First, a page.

September 22, 2008by: Renee Wilkinson Typically we are selective about where we purchase our beef. This isn’t meant to come across as a lecture to people who are not concerned with how their meat was raised, but we choose to be more involved in this area. Things like being grass-fed on pasture, no antibiotics, no hormones, etc. are all important factors for us. Because of how expensive this grade of beef can be, we don’t eat meat a whole lot at home.
It’s a little special when we decide to run over to New Seasons to pick up some beef and cook a meal. For several months now we have discussed the possibility of buying a portion of a cow. Ideally, we wanted to work with a local rancher who met these same standards that we follow when we purchase beef. We figured we would probably save some money buying that large of a portion, support a local farmer, and save ourselves several trips to the store this year.
About a month ago we inherited a chest freezer for the basement and, with all our ducks in a row, we knew it was time to get moving. A wonderful local ranch option just kind of fell into place for me. I had been doing a bunch of research online in search of different ranches, but then I noticed my Lents Farmer’s Market has a beef farmer: PD Farms. I did my research and learned they also raise their cows on grass from birth to death, using no antibiotics or hormones.
Now that I found a great source for our beef, I began trying to determine just how much a 1/4 of a cow ends up being. This was a little harder to find specifics on, other than it working out to about 100 lbs of meat. We decided to play it safe and split the 1/4 with another couple, so we each get a 1/8. I emailed the farm and placed my order. Phil called me to talk about how I wanted the butcher to cut things up.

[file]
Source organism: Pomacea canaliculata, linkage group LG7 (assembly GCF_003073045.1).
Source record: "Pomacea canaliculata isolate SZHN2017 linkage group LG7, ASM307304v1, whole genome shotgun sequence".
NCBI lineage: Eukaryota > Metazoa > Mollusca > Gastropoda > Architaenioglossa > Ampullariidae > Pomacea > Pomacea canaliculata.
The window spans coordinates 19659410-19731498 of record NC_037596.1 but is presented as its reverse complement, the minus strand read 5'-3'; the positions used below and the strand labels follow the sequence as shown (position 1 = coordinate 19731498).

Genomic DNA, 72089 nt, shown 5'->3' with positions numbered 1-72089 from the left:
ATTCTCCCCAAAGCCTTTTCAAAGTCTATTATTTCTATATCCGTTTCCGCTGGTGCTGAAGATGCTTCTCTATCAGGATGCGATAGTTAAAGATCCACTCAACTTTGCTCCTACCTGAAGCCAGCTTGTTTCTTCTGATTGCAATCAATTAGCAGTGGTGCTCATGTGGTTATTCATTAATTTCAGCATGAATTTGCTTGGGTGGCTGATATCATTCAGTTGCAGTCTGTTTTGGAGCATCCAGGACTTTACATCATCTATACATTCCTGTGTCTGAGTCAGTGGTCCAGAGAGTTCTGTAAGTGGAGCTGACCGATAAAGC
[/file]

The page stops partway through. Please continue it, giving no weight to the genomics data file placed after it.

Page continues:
Being a newbie, I went with the most popular options on most things. A few days later, Phil and Dianne came by my house and delivered the beef. They even threw in some homemade jerky and cow bones for my dog, which was very sweet. I took a picture of the whole order, unpacked and on my kitchen table, so you can get a sense of how much a 1/4 of a cow looks like. Although this will be a long list, here is what my order looked like (and generally you can tweak things a bit with each order): Ground beef – 39 packages/pounds Stew meat – 8 packages/pounds Country-style ribs – 2 packages/6 pounds Tenderloin steaks – 4 steaks NY steaks – 6 steaks Ribeye steaks – 4 steaks Chuck steak – 4 steaks Top Round Steak – 4 steaks Short ribs – 2 packages/3 pounds Skirt steak – 2 steaks Flank steak – 2 steaks Arm roast – 1 package/3 pounds Shoulder roast – 1 package/3 pounds Tri tip – 1 package Heel Roast – 1 package/3 pounds Flat Iron steak – 2 steaks Bottom Round steak – 2 steaks Sirloin steak – 2 steaks This totals a little over 100 pounds of beef, and at $5.
50 a pound cut and wrap weight we paid $550. I went to New Seasons to price out their beef, then did the numbers to determine what we would spend if we bought each cut separately from the market. I estimate that would cost well over $650, which means we saved somewhere between $100-$150 by buying straight from the farm. Not to mention all the other benefits of buying close to home. Disclaimer: I had a great experience with PD Farms.
I am not getting paid or receiving any kind of commission from them for writing about my experience. There are several great local farm options in Oregon though, and this one was a good fit for me. To celebrate our big purchase, Jay and I cooked up the most amazing meal I have had all year. Jay whipped out the cast iron skillet and took care of the NY steaks. I made roasted potatoes with Walla Walla sweet onions and steam green beans, all locally sourced.
We popped open a bottle of Merlot and ate ourselves into euphoria. (Click the picture to the left to enjoy a bigger view) The meat was very flavorful, incredibly tender and juicy. This was one of the best decisions we’ve made all year and contributed to me having one of the best nights I’ve had all year. Related PostsSee Also: Milking Cows In India